The New Pictures, Jul. 3, 1944

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Days of Glory (RKO-Radio). Towards the end of Days of Glory, when Nazi tankmen are about to wipe out a band of Russian guerrillas while the guerrillas defend themselves tooth & nail, the heroine (Tamara Toumanova) disconcertingly takes time off. Getting her highly literary words in edgewise between battle noises (Bang! Ouch!), she tells the hero (Zoop! Gregory Peck) that she is more than pleased (ratatatatatat) to have made (Bong!) his acquaintance. To a similar deafening obbligato, they then repeat the guerrilla oath.

Somehow it all seems rather silly. So does the rest of Days of Glory, which is written and produced in the most ardent imitation-Russian manner by R.K.O.'s Casey Robinson. In its course, guerrillas pot Germans in some nice landscapes; a blonde, experienced in killing, becomes jealous of the city-soft heroine; a little girl pours scalding water on a Nazi; a beardless youth, smiling, dies rather than divulge the names of his comrades. But none of it is any nearer the Russian war than the lobby of an "art" movie theater. Saving graces are two newcomers to films, Broadway's Gregory Peck, who suggests a Marxian Gary Cooper, and lush-lipped Ballerina Toumanova.

Bathing Beauty (M.G.M.) plunges streamlined swimming Champion Esther ("Prettiest Girl in Hollywood") Williams into her first starring role. The splash is celebrated in Technicolor, to the music of Harry James and Xavier Cugat. Red Skelton lends the show comedic water wings. A song writer preparing a score for a water pageant, he falls in love with Miss Williams, crashes a girls' college where she teaches. There, with the help of numerous undergraduate cuties (notably pert, pint-sized Jean Porter), he revolutionizes the music department and, in wrinkled pink tights and a tutu as graceless as the hind elevation of an underprivileged hen, turns a class in eurythmics into the picture's funniest scene.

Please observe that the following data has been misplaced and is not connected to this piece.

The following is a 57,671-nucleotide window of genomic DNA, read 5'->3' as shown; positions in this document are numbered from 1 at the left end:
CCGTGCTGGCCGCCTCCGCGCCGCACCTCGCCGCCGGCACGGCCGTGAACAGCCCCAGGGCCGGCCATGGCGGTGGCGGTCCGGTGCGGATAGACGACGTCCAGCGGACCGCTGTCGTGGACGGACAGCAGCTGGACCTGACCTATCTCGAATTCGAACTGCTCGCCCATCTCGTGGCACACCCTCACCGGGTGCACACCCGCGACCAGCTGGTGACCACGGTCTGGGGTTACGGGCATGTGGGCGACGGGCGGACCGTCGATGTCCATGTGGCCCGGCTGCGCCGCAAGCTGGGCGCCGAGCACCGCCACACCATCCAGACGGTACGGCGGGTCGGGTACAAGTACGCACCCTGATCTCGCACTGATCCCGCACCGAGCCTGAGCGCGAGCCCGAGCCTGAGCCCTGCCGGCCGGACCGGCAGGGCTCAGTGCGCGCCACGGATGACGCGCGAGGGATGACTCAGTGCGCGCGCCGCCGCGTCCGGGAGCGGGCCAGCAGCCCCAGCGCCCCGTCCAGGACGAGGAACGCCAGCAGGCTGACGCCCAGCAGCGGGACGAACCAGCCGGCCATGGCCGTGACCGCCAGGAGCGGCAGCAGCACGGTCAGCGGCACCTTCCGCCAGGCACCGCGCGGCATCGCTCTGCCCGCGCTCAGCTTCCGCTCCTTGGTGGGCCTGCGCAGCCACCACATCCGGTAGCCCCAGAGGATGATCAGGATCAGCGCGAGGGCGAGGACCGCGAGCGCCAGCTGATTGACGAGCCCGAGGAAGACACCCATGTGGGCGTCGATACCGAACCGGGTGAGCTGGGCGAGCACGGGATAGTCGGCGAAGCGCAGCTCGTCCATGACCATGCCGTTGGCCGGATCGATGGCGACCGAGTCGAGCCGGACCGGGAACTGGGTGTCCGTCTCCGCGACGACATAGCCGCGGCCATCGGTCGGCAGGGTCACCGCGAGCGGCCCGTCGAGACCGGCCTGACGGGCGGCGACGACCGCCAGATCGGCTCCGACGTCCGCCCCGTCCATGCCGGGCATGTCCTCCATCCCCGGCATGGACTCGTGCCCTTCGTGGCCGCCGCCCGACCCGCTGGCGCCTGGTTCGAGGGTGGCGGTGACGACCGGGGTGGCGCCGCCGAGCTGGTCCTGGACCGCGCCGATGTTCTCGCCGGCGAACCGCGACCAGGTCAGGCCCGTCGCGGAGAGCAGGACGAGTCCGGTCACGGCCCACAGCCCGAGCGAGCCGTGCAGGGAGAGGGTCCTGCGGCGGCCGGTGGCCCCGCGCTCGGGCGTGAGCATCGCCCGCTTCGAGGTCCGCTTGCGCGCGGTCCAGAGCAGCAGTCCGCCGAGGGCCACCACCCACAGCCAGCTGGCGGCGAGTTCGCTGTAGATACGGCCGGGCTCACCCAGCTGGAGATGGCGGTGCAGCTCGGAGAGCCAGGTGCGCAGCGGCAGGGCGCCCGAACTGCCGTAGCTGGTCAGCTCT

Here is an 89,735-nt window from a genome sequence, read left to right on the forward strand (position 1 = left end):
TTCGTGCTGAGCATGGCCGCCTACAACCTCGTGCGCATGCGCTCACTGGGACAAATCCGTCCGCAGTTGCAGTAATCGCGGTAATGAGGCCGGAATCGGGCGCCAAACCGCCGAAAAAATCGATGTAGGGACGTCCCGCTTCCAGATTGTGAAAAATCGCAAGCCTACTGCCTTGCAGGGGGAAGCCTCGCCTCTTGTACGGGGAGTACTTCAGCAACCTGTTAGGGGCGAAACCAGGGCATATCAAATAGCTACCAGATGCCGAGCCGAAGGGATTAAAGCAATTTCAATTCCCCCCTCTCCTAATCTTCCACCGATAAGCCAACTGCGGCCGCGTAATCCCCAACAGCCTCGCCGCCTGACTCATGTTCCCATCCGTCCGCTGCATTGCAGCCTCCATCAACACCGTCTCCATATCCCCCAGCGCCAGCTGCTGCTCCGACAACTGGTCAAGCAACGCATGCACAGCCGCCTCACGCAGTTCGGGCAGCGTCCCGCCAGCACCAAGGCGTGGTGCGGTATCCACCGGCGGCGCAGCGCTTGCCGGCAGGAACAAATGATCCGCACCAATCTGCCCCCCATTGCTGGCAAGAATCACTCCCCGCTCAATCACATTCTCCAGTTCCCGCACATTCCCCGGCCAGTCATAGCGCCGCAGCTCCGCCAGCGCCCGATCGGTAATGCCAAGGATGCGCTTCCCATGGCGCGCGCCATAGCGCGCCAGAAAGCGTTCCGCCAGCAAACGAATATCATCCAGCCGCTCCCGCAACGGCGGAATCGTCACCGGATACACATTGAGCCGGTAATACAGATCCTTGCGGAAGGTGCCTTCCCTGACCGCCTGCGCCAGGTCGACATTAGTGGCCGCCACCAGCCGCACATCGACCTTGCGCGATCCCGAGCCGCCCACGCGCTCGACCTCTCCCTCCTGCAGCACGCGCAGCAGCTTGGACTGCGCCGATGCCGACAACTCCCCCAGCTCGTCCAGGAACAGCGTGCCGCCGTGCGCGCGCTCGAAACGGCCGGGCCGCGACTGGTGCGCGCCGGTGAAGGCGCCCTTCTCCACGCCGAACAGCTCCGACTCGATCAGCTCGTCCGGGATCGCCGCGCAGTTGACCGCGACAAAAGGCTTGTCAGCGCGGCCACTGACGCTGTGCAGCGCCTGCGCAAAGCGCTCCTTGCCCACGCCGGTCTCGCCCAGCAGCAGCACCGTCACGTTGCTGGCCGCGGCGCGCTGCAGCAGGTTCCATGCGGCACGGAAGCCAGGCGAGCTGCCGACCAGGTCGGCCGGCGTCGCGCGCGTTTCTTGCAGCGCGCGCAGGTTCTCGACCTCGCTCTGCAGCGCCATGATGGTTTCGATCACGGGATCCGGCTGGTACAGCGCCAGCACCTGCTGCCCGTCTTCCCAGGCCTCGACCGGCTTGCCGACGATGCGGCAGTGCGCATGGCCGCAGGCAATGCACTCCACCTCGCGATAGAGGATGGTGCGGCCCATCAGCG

Miss Williams, a pretty young woman in the pink of condition, should have a pleasant and pleasing career on the screen. Dry and dressed, she suggests Ginger Rogers. Wet and peeled, as she slithers her subaqueous charms before underwater cameras, she suggests a porpoise amused by its own sex appeal.

Christmas Holiday (Universal], a Somerset Maugham story transferred from prewar Paris to war-preoccupied New Orleans, serves as a vehicle for Deanna Durbin in her most dramatic role, for Gene Kelly's least dramatic.

A young U.S. officer (Dean Harens), grounded over Christmas in New Orleans, picks up with a Vieux Carré cabaret singer (Deanna Durbin), takes her to midnight Mass, hears her sad autobiography in flash back. Her husband (Gene Kelly), a mother-complicated patrician with a weakness for low company, has gone at long last where he can find plenty of it—to jail, as a lifer, for murder. As the flash back ends, he breaks jail, returns to New Orleans to kill Miss Durbin, whom he wrongly assumes is unfaithful to him. Instead, he gets killed himself, and his widow and the officer face the New Year with memories of sudden death and thoughts of matrimony.

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